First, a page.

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Currently I'm using a binary search over a SortedList<T,U> for a specific number, and if it doesn't exist I get the closest lower-bound key-item instead.

I saw that it was rather slow in inserting unsorted data which I'm doing a lot of.

Is there a way to do something similar with the SortedDictionary, or should I just stick to my SortedList?

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1  
This may help: stackoverflow.com/questions/1690929/… –  mad moe Jul 27 '12 at 16:25
1  
I have edited your title. Please see, "Should questions include “tags” in their titles?", where the consensus is "no, they should not". –  John Saunders Jul 27 '12 at 18:35

1 Answer 1

up vote 5 down vote accepted

SortedList<K, V> is really slow when inserting data as it shifts <=N elements in internal array each time a new element is added. The complexity of addition is O(N). Nevertheless it supports binary search which allows to find exact element or its neighbors in O(log N).

Balanced binary tree is the best data structure to solve your problem. You'll be able to to do the following operations w/ logarithmic complexity:

  1. Add item in O(log N) vs. O(N) in SortedList<K, V>
  2. Remove item in O(log N)
  3. Search item or its nearest in O(log N)

Looking for element or its nearest lower-bound in binary tree is simple:

  1. Go vertically through the tree from root to child in order to find your key. If key < node, then go to left child, otherwise to the right one.
  2. If you found the key, return
  3. If key not found, nearest left parent will be the one you are looking for (nearest lower-bound)
  4. If there is no left parents, just take the last visited node, it is minimal node in the tree.

There are many articles describing how to implement binary tree. Nevertheless I'm going to reuse .NET Framework collection using a kind of hack :)

Now, I'm gonna present to you SortedSet<T> which itself is red-black tree. It has one drawback, it has no ability to find nearest nodes quickly. But we know the algorithm of search in tree (it's described in 1.) and it is implemented in SortedSet<T>.Contains method (decompiled at the bottom*). Now we can capture all nodes from root to the last visited node during traversal using our custom comparer. After that we can find nearest lower-bound node using algorithm above:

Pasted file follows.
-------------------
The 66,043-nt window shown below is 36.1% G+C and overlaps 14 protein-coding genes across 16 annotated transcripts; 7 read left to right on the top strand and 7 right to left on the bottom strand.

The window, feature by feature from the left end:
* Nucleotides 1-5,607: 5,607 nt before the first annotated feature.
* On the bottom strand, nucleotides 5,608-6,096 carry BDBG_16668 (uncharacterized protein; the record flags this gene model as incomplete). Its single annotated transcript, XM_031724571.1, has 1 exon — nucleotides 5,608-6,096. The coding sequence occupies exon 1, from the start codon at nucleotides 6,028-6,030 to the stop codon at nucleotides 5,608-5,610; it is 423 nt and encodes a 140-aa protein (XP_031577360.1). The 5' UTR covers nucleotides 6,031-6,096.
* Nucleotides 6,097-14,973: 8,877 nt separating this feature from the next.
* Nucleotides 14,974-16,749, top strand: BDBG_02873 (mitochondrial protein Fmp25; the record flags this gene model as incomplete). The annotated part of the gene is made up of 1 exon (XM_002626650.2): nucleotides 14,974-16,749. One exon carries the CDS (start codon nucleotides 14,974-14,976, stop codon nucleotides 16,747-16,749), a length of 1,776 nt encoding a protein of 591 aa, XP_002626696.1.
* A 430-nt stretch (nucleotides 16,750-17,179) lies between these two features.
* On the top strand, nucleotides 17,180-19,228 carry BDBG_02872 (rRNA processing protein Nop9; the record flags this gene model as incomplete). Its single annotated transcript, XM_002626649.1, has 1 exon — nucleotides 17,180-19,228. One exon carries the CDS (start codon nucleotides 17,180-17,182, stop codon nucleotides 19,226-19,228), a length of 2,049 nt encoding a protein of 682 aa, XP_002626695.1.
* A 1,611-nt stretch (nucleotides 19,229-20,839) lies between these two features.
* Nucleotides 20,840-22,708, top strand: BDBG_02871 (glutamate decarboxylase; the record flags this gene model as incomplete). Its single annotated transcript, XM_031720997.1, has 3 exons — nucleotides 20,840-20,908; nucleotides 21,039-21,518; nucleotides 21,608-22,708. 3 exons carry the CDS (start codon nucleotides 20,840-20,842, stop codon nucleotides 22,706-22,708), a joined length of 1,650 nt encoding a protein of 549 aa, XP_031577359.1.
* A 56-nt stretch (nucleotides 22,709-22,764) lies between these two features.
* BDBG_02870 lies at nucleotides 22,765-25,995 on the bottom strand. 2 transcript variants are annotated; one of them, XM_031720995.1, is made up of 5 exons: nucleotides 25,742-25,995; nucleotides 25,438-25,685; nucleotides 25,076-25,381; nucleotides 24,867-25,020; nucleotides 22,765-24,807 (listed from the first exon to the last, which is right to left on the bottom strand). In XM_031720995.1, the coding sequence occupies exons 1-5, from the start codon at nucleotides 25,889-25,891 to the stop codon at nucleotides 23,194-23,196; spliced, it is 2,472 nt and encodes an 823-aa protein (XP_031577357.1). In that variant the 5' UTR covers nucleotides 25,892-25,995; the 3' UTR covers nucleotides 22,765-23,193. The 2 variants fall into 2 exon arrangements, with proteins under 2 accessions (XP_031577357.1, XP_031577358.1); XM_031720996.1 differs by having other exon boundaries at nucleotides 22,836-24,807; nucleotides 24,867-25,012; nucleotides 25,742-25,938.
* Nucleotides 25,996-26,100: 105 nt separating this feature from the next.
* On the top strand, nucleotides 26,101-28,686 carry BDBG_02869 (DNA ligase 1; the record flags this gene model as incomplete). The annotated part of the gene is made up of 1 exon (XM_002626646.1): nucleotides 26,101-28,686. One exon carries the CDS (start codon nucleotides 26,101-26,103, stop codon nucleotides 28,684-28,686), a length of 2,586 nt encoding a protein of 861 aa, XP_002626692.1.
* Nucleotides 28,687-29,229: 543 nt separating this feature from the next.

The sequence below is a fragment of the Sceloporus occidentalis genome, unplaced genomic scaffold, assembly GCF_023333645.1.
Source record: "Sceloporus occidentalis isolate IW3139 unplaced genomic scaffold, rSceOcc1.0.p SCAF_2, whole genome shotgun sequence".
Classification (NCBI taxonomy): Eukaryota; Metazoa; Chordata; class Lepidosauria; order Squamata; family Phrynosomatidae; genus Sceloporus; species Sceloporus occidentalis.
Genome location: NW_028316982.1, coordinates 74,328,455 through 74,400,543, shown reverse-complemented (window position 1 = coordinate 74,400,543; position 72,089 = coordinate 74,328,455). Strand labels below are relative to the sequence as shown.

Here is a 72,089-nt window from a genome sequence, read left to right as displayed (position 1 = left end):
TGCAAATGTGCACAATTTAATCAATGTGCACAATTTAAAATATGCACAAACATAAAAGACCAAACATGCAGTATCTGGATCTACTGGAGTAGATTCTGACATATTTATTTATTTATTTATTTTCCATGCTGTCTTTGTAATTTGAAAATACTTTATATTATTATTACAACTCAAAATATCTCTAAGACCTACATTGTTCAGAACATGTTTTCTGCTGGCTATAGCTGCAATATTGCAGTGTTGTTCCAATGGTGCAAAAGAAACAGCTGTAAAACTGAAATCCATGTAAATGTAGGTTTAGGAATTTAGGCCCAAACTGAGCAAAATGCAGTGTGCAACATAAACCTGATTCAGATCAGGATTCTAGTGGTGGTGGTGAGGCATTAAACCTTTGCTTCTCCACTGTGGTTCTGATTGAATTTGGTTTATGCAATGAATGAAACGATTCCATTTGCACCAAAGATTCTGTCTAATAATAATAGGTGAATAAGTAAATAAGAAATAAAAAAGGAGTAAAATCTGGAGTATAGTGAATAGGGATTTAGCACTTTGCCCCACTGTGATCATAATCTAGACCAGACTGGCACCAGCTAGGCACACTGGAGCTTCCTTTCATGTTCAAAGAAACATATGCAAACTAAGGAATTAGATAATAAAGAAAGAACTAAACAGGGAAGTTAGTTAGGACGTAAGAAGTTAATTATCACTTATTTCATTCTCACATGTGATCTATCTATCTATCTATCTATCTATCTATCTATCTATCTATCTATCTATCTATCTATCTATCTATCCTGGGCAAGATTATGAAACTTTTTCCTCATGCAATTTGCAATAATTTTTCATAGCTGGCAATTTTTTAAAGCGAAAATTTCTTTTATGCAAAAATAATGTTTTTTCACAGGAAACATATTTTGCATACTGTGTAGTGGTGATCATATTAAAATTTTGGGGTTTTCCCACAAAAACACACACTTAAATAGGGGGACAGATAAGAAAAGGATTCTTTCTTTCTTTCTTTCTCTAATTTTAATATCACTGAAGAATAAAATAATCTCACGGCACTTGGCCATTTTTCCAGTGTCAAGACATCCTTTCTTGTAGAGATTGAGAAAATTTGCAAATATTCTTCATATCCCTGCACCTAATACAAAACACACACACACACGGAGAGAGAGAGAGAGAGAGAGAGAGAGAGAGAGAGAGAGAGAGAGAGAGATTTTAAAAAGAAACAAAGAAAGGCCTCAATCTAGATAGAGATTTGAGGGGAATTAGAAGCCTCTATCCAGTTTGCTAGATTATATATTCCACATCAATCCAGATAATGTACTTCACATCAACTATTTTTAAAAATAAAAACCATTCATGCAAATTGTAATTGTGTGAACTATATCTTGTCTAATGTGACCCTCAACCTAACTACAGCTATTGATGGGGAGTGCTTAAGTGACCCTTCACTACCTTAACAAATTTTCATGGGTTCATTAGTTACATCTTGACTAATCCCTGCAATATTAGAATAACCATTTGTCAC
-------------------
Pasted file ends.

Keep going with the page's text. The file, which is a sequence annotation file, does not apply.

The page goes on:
public class LowerBoundSortedSet<T> : SortedSet<T> {

    private ComparerDecorator<T> _comparerDecorator;

    private class ComparerDecorator<T> : IComparer<T> {

        private IComparer<T> _comparer;

        public T LowerBound { get; private set; }

        private bool _reset = true;

        public void Reset()
        {
            _reset = true;
        }

        public ComparerDecorator(IComparer<T> comparer)
        {
            _comparer = comparer;
        }

        public int Compare(T x, T y)
        {
            int num = _comparer.Compare(x, y);
            if (_reset)
            {
                LowerBound = y;
            }
            if (num >= 0)
            {
                LowerBound = y;
                _reset = false;
            }
            return num;
        }
    }

    public LowerBoundSortedSet()
        : this(Comparer<T>.Default) {}

    public LowerBoundSortedSet(IComparer<T> comparer)
        : base(new ComparerDecorator<T>(comparer)) {
        _comparerDecorator = (ComparerDecorator<T>)this.Comparer;
    }

    public T FindLowerBound(T key)
    {
        _comparerDecorator.Reset();
        this.Contains<T>(key);
        return _comparerDecorator.LowerBound;
    }
}

You see that finding nearest node takes no more than usual search, i.e. O(log N). So, this is the fastest solution for your problem. This collection is as fast as SortedList<K, V> in finding nearest and is as fast as SortedSet<T> in addition.

What about SortedDictionary<K, V>? It is almost the same as SortedSet<T> except one thing: each key has a value. I hope you will be able to do the same with SortedDictionary<K, V>.

*Decompiled SortedSet<T>.Contains method:

public virtual bool Contains(T item)
{
  return this.FindNode(item) != null;
}

internal virtual SortedSet<T>.Node FindNode(T item)
{
  for (SortedSet<T>.Node node = this.root; node != null; {
    int num;
    node = num < 0 ? node.Left : node.Right;
  }
  )
  {
    num = this.comparer.Compare(item, node.Item);
    if (num == 0)
      return node;
  }
  return (SortedSet<T>.Node) null;
}
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do you have a link for the complexity of an insert on a sorted list? –  Joe Jul 27 '12 at 21:54
    
SortedDictionary<TKey, TValue> has faster insertion and removal operations for unsorted data, O(log n) as opposed to O(n) for SortedList<TKey, TValue>. msdn.microsoft.com/en-us/library/ms132319.aspx –  Raman Zhylich Jul 27 '12 at 21:57
    
BTW you can decompile it and ensure that it just shifts elements during addition. So, it is smth like bubble sort. –  Raman Zhylich Jul 27 '12 at 21:58
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I wasn't aware of SortedSet, learn something new every day. This also works perfect(with an amazing speed boost in unsorted insertions compared to sortedlist), Thanks. –  Rusty Shackleford Jul 28 '12 at 8:02
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Brilliant! And I thought I would have to roll my own. Very clever solution. –  Paul Chernoch Oct 30 '13 at 13:26

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